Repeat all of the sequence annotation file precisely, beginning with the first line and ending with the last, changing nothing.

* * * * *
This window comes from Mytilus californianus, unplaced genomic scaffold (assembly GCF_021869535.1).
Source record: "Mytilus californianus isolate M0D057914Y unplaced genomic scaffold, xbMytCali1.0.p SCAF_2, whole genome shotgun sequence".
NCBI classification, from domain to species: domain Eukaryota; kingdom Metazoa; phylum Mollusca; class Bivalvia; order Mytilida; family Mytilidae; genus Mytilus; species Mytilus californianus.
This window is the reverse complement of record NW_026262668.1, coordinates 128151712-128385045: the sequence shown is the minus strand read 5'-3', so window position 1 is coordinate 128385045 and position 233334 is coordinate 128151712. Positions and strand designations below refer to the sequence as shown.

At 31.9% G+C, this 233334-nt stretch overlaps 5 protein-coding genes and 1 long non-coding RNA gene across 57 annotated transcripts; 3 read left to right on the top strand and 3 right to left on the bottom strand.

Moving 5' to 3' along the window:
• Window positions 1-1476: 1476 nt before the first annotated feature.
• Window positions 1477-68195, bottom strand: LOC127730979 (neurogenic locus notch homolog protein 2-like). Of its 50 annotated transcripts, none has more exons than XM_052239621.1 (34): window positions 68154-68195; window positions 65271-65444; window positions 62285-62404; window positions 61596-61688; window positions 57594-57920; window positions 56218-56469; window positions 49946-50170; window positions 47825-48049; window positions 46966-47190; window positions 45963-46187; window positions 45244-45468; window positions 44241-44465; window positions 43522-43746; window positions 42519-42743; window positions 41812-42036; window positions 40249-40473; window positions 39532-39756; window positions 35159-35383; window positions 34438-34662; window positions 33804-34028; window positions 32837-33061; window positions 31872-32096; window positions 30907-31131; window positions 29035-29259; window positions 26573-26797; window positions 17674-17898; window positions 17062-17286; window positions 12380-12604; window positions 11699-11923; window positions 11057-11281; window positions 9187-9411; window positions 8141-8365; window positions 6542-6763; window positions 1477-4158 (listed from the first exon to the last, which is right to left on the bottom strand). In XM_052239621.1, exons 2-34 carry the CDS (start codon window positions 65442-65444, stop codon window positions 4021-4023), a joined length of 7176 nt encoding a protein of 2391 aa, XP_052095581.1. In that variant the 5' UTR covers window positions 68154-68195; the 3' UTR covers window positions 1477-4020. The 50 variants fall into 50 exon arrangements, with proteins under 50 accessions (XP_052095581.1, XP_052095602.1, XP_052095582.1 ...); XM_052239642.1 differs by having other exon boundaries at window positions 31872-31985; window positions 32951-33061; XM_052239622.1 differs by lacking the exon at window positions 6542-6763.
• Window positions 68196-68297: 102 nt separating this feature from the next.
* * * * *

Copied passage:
This window comes from Mytilus californianus, unplaced genomic scaffold (assembly GCF_021869535.1).
Source record: "Mytilus californianus isolate M0D057914Y unplaced genomic scaffold, xbMytCali1.0.p SCAF_2, whole genome shotgun sequence".
NCBI classification, from domain to species: domain Eukaryota; kingdom Metazoa; phylum Mollusca; class Bivalvia; order Mytilida; family Mytilidae; genus Mytilus; species Mytilus californianus.
This window is the reverse complement of record NW_026262668.1, coordinates 128151712-128385045: the sequence shown is the minus strand read 5'-3', so window position 1 is coordinate 128385045 and position 233334 is coordinate 128151712. Positions and strand designations below refer to the sequence as shown.

At 31.9% G+C, this 233334-nt stretch overlaps 5 protein-coding genes and 1 long non-coding RNA gene across 57 annotated transcripts; 3 read left to right on the top strand and 3 right to left on the bottom strand.

Moving 5' to 3' along the window:
• Window positions 1-1476: 1476 nt before the first annotated feature.
• Window positions 1477-68195, bottom strand: LOC127730979 (neurogenic locus notch homolog protein 2-like). Of its 50 annotated transcripts, none has more exons than XM_052239621.1 (34): window positions 68154-68195; window positions 65271-65444; window positions 62285-62404; window positions 61596-61688; window positions 57594-57920; window positions 56218-56469; window positions 49946-50170; window positions 47825-48049; window positions 46966-47190; window positions 45963-46187; window positions 45244-45468; window positions 44241-44465; window positions 43522-43746; window positions 42519-42743; window positions 41812-42036; window positions 40249-40473; window positions 39532-39756; window positions 35159-35383; window positions 34438-34662; window positions 33804-34028; window positions 32837-33061; window positions 31872-32096; window positions 30907-31131; window positions 29035-29259; window positions 26573-26797; window positions 17674-17898; window positions 17062-17286; window positions 12380-12604; window positions 11699-11923; window positions 11057-11281; window positions 9187-9411; window positions 8141-8365; window positions 6542-6763; window positions 1477-4158 (listed from the first exon to the last, which is right to left on the bottom strand). In XM_052239621.1, exons 2-34 carry the CDS (start codon window positions 65442-65444, stop codon window positions 4021-4023), a joined length of 7176 nt encoding a protein of 2391 aa, XP_052095581.1. In that variant the 5' UTR covers window positions 68154-68195; the 3' UTR covers window positions 1477-4020. The 50 variants fall into 50 exon arrangements, with proteins under 50 accessions (XP_052095581.1, XP_052095602.1, XP_052095582.1 ...); XM_052239642.1 differs by having other exon boundaries at window positions 31872-31985; window positions 32951-33061; XM_052239622.1 differs by lacking the exon at window positions 6542-6763.
• Window positions 68196-68297: 102 nt separating this feature from the next.